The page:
Every time you demonstrate that you're a solutions provider--an expert with the strength of your convictions as opposed to being an order taker--you rise in stature. And you reinforce the element of surprise.

Wednesday, November 18, 2009

10 Mistakes to Avoid in the Mobile Office

If you are running your business on the fly, these tips will keep you from crashing.

By Mark A.R. Mitchell

Small businesses face enough challenges in the pursuit of success, and those that operate a mobile office have it even tougher. Why make avoidable missteps? Here are 10 mistakes to avoid in the virtual and mobile worlds:

Failing to back up your data: This is a sure-fire way to destroy your business. It doesn't seem to matter how often people like me say to back up your files--most people just don't do it. But when you're working in a mobile office setting or by yourself from home, you risk losing everything you've built if you lose your data.
Solution: Back up your data daily, using an external drive or an online service such as one of those discussed here.

Skimping on connectivity: Connectivity with your team and with your customers is your lifeblood. If you cut costs here, you'll cut into your success.
Solution: Get the fastest broadband connection you can get--up and down.

Developing sloppy work habits: The virtual office is an office, even if you're dressed in your bathrobe.
Solution: Keep focused and remember that you are doing real work. If you forget that, so will others.

Isolating yourself: Not having a brick-and-mortar office doesn't mean you don't need to interact with your clients and teammates in a traditional manner--at least occasionally.
Solution: Face time with others is important, not just to stay current with your clients but to keep yourself from going stir crazy. If you're on the road for your company, you need to dock with the mother ship on occasion. It will help you remember why you're doing this together. If you're working from home, you need to get out and go to a professional conference or client meeting. You need to find ways to keep ideas coming in--and interacting with other people remains a powerful way to do that.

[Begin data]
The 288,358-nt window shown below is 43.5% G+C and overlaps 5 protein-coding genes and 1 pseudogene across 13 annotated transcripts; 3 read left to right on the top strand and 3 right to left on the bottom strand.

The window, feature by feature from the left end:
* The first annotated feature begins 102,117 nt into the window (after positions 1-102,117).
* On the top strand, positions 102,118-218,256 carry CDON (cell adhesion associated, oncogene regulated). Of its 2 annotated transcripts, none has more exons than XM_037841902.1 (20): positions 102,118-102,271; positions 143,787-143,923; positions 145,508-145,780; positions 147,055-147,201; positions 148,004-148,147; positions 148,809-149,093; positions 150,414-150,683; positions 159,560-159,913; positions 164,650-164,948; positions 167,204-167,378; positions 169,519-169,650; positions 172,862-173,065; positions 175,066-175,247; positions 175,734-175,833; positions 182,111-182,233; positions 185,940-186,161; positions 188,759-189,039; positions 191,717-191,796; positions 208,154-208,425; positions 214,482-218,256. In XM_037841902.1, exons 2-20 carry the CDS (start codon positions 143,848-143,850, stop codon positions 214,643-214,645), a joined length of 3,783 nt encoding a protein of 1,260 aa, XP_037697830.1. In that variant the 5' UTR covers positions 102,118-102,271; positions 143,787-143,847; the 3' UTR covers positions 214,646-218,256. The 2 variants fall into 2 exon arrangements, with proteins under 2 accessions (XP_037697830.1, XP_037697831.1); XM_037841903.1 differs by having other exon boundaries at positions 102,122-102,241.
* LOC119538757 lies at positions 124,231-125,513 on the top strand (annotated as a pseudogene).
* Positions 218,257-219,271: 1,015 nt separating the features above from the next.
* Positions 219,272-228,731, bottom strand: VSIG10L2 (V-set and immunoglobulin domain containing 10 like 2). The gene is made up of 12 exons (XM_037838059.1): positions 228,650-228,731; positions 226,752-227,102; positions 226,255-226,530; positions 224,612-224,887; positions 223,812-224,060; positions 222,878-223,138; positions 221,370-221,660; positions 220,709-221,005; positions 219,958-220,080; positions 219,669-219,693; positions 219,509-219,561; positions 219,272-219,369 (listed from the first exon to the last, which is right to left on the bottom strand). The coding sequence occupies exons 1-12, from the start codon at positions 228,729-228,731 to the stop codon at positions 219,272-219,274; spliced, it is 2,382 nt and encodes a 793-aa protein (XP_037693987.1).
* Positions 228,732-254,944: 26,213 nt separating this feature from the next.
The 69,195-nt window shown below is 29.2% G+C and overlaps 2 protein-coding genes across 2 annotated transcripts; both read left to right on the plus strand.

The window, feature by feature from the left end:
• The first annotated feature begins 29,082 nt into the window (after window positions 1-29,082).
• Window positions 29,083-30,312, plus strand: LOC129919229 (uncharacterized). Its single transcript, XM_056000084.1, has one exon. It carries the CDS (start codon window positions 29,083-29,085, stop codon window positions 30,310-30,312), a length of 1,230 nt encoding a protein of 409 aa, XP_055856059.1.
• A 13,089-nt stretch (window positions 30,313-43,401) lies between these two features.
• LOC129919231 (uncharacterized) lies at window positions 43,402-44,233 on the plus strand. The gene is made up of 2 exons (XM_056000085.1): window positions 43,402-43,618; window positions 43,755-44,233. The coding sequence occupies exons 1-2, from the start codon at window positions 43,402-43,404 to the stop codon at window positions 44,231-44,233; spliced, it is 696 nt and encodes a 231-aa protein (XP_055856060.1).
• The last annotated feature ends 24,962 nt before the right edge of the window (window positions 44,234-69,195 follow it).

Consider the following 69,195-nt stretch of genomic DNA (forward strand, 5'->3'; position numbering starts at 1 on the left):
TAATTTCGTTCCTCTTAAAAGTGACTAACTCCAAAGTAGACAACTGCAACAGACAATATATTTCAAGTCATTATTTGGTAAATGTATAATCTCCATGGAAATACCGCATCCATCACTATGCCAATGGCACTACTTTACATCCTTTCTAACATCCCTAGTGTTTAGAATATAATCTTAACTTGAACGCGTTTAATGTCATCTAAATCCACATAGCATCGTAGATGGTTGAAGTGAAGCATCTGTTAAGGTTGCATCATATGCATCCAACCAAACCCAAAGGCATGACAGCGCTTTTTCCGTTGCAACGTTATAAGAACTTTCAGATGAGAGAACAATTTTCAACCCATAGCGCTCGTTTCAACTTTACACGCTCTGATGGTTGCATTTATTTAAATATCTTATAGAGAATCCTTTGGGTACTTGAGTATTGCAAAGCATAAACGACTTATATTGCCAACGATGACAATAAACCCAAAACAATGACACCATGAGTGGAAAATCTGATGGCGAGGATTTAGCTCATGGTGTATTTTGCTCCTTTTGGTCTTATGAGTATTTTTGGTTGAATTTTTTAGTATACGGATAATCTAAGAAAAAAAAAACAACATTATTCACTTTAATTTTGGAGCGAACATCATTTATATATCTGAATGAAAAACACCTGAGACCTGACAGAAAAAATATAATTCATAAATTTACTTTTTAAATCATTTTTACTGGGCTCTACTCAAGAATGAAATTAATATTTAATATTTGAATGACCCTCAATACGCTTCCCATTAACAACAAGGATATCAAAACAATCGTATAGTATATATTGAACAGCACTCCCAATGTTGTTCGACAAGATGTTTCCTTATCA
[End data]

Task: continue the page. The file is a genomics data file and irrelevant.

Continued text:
Working without an IT plan: In a virtual office, many people may come to the table with their own ideas about what information technologies they want to use. Some folks are Mac champions; others are PC lovers. Some love the BlackBerry; others the Palm Pre or iPhone. All this love, though, can lead to IT chaos.
Solution: If you're the boss, you need an IT plan. Trying to run a virtual office with technologies that don't work well together consumes time you could be devoting to doing real business. So set standards and expectations and be clear about why you've set them.

Micromanaging your virtual employees: One of the reasons people are drawn to a virtual office is flexibility. If you try to micromanage your employees' time, you'll run into difficulties.
Solution: In the mobile or virtual environment, you simply can't keep an eye on what everyone is doing at every moment--so don't even try. Mature mobile office workers--in contrast to immature slackers--will focus on getting the work done. They may do the work at 10 p.m., after a long day on a mountain bike, but they'll get it done. If you expect their attendance at a meeting or on a call, make sure they know that, but don't expect them to be at their desks working just because the clock says it's 10 a.m.

Failing to manage your virtual employees: While micromanagement is a problem, the absence of active management is equally bad. If you set unclear expectations, or none at all, you (and everyone who works for you) are bound to be disappointed.
Solution: Focus your mobile and virtual employees on goals, deliverables and milestones. Encourage them to ask for help if and when they need it, but otherwise leave them alone to do the work you expect them to do. They'll do it in the way that works best for them within the timeframe you've identified.

Insufficiently vetting your employees: You need to know that your virtual employees can get the job done in an environment that may have few, if any, of the traditional reminders that they're at the office. How can you know this when you hire them?